Whether your dream is to retire abroad one day or the idea just offers a vicarious thrill, you’ll likely want to hear the winners in International Living’s just-released “World’s Best Retirement Destinations for 2015.”
Mixing the latest data on everything from weather to retiree discounts with reports from its network of far-flung correspondents, International Living (a media company specializing in retirement abroad) ranked 25 countries for its annual Global Retirement Index. This year’s winner Ecuador nudged out the 2014 champ, Panama.
Why Ecuador Is No. 1 This Year
International Living calls the South American developing country on the Equator, tucked in between Colombia and Peru on the continent’s northwest coast, “the perfect location for someone in search of a happy and fulfilling life overseas.” Retirees can pick their climate and lifestyle — from being a Pacific beach bum to an Andes mountaineer.
(MORE: 6 Up-and-Coming Places to Retire)
Slow-paced Ecuador, about the size of Arizona, just also took top honors in the Expat Insider 2014 survey of 14,000 expatriates in 160 nations, with the highest ranking of all for “meeting people.” And Cuenca, Ecuador was just named the second best place in the world to retire, after the Algarve region of Portugal, by the Live and Invest Overseas site.
Dan Prescher, a former Nebraskan who has lived in the quaint mountain town of Cotacachi, Ecuador with his wife and fellow International Living correspondent Suzan Haskins for six years (they’re also co-authors of The International Living Guide to Retiring Overseas on a Budget), says they couldn’t imagine living in any other country.
“There’s such an incredible bang for the buck,” says Prescher, who notes that Ecuador’s retiree living costs are about half of America’s and that he and his wife don’t have a car. For a retired couple in Ecuador, adds Prescher, the average monthly rent is $450 and the average monthly budget is about $1,500 (not including travel or health care costs). People over 65 get discounts on flights originating in Ecuador and up to 50 percent off movies, sporting events and public transportation. A socialized-medicine doctor’s visit costs about $10 and you can easily get a restaurant main course for $2.50.
“You can still buy an oceanfront two-bedroom condo for under $100,000,” says Prescher. “Although prices are going up because a lot more expats and retirees are moving to Ecuador.” Adds Haskins: “When we first moved to our little town, there were about 20 of us expats. Now the number is in the hundreds.”
(MORE: How to Retire All Over the World)
But don’t expect the conveniences of America. “Some people get here and think it’s America light, but it’s not — it’s Ecuador,” says Prescher. “If you have a good sense of humor and like a daily challenge, Ecuador is for you.” Adds Haskins: “This is a place for self-starters who don’t need canned tomatoes and will make tomato sauce themselves.” You also need to speak at least some Spanish, the national language.
The International Living Top 10 List
The rest of the International Living Top 10 retirement havens are a fairly even mix of countries in Central America (three), Europe (three; none on the continent), Asia (two) and South America (two). All are locales where you can “live comfortably, make friends, stay busy, give back,” writes International Living Jennifer Stevens in her editor’s letter about the rankings.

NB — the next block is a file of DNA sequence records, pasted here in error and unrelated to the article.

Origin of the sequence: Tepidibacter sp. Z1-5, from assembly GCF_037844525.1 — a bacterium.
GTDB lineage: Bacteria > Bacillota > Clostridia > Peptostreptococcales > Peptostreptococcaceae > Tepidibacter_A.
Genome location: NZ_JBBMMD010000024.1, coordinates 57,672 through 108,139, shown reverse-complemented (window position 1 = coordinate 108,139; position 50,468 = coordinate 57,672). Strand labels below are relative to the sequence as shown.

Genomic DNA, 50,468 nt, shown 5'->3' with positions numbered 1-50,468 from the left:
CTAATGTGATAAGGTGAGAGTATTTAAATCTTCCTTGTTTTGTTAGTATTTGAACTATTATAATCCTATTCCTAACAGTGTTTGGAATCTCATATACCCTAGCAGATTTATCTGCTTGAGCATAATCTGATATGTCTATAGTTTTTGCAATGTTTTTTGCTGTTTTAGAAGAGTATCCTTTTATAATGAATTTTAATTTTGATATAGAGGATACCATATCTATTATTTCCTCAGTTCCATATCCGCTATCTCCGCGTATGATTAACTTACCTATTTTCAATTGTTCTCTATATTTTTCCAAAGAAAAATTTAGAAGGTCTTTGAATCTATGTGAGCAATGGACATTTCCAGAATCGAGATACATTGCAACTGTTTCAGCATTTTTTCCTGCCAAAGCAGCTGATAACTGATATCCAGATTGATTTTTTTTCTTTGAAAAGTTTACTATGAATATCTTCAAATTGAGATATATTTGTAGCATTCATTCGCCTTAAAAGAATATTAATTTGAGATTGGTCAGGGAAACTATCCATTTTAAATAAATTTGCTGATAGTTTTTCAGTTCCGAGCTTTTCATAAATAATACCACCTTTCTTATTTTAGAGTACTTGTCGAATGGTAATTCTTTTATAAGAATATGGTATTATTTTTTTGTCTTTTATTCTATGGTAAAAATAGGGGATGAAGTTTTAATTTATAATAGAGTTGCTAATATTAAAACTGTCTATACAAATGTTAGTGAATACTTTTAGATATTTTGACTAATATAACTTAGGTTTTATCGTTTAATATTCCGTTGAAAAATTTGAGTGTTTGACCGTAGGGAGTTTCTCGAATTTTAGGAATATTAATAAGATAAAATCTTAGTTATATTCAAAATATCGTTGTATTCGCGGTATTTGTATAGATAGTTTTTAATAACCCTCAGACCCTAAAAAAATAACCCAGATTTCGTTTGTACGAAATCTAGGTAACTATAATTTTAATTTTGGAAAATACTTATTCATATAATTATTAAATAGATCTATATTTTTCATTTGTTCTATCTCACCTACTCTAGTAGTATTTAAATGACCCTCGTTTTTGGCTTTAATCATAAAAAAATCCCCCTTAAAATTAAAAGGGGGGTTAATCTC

The Top 10 for 2015 are, in descending order (country descriptions are from International Living):
Photo courtesy Erica Mills, InternationalLiving.com
Ecuador is the best country in the world to retire to, according to International Living’s Annual Global Retirement Index 2015. The country gets top scores in the Buying and Renting and Climate categories and scores high across-the-board in all other categories. Expats are drawn by the low cost of living, perfect climate, the beautiful and diverse landscapes and the favorable retiree benefits.
Photo courtesy Eoin Basset, InternationalLiving.com
Coming in second place in International Living’s Retirement Index this year is Panama. When it comes to the “Benefits and Discounts for Retirees” category of the Index, Panama has always ranked at the top with a perfect score of 100. Simply put, no other country in the Index does more for retirees, both local and foreign, offering a host of discounts with its Pensionado visa program.
Photo courtesy InternationalLiving.com
Mexico is the third best country in the world to retire to, according to International Living. Due to its proximity to the U.S., the comforts of home are never far away in Mexico. Established expat havens in communities such as Puerto Vallarta and San Miguel de Allende ease the integration process, while excellent property can still be found for far less than you’d pay in the States.
Photo courtesy Eoin Bassett, InternationalLiving.com
Every year, more and more expats are waking up to the amazing opportunities Malaysia has to offer. The country has one of the most robust economies in Asia and this is reflected in the consistently high standard of living available to locals and expats alike. It’s just one of many factors that led it to being ranked the highest Asian nation in this year’s International Living index.
Photo courtesy Erica Mills, InternationalLiving.com
Coming in fifth position in this year’s International Living Retirement Index, Costa Rica scores high points across the board, especially in the Integration and Entertainment and Amenities categories. Costa Rica is a hugely popular retirement haven for the climate, neighborly atmosphere, low cost of living, excellent health care, stable democracy and countless ways to have fun.